Adams County was, originally a Quaker farm settlement, part of a land grant given to a son of William Penn. It quickly became filled with German farmers as well. Eventually, James Gettys developed the area around the many crossroads, and the town of Gettysburg grew up. Adams County was a part of York County until the early 19th century, when it was split off and named for our second president, John Adams. Gettysburg was named the County Seat of Adams County. It became the haven of free Blacks and escaped slaves crossing north of the Mason-Dixon Line up to the Civil War on what is known as the Underground Railroad.

How appropriate that so many Blacks settled here, where, eventually, the greatest battle was fought in the War that ended slavery.

Because of the location of the Battle areas immediately surrounding the borough, the town can never physically grow.

In the statistics of the United States Census Bureau, and those of the Pennsylvania Department of Labor and Industry, Adams County lags behind, or below the other counties in the state in almost all the categories listed (average education level, for example) but has higher than average household size, higher than average home ownership (single family dwellings), and a substantially higher than average household income (though per capita income is lower than average due to the migrant workers in the fruit industry). The cost of living is lower here, as well.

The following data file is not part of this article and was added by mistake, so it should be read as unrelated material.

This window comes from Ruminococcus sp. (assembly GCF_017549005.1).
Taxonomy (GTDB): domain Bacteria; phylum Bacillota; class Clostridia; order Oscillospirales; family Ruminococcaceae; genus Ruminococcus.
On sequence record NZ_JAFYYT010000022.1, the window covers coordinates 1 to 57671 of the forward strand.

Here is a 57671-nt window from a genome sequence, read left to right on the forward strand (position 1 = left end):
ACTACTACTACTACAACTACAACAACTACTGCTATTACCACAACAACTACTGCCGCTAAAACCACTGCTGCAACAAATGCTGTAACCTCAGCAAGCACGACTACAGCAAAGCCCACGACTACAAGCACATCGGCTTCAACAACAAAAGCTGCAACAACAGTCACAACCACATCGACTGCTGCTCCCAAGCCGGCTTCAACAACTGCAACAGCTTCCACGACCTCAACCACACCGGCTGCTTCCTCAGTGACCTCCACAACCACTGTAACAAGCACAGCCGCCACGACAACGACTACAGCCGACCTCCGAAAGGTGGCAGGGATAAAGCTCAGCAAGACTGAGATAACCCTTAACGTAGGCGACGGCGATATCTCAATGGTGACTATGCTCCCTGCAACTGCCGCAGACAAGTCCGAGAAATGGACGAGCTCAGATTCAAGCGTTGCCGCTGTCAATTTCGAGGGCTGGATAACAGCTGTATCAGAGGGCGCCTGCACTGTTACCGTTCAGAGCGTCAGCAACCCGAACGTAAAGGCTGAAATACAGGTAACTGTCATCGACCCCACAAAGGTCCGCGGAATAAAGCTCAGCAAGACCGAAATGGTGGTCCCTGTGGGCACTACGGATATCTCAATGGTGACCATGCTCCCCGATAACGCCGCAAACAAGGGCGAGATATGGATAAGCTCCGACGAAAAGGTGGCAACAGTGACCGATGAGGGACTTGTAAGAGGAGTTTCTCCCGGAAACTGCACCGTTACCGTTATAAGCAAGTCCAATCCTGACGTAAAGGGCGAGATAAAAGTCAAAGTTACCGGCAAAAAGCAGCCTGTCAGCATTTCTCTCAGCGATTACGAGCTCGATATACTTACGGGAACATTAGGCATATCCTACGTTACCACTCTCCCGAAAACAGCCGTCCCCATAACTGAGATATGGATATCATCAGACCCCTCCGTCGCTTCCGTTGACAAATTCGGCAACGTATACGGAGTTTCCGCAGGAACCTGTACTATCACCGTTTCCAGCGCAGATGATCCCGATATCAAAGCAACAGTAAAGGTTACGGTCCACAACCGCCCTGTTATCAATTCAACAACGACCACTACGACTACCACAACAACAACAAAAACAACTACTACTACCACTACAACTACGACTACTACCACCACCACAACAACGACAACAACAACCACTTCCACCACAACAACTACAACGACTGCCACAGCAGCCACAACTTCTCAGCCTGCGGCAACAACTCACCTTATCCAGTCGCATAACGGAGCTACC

What’s not to love? While it has changed since the great battle of 1863, the town has not really changed that much. Many of the town’s buildings present during the battle are still present, and in use. The hospital has modernized, the hotel has expanded, and some new businesses surround the “Diamond”, as the town square is called. It has a commercial strip along what is known as Steinwehr Avenue that basically subsists off the tourist industry. In spite of these intrusions, Gettysburg has retained its quaint charm. The train station into which President Abraham Lincoln arrived to deliver his remarkable Gettysburg Address is almost fully restored, as is the house of David Wills, the local attorney with whom Lincoln stayed the night before he delivered his address dedicating the National Cemetery.

It is a small American town steeped in American history. Freedom didn’t start here, but America’s claim on Liberty was renewed and expanded here. The freedoms outlined in the Declaration of Independence were here won for those to whom those freedoms had been previously denied.

There really is no other place in the country as deserving of the title, “America’s Town”.

Say it. It rolls so smoothly, and sweetly off the tongue, it feels right, and, indeed, it is right. “Gettysburg - America’s Town”.

Novus Livy

“Fellow-citizens, we cannot escape history.” – Abraham Lincoln

Copyright © 2006: Novus Livy and The History of the World Blog. All Rights Reserved.

No comments: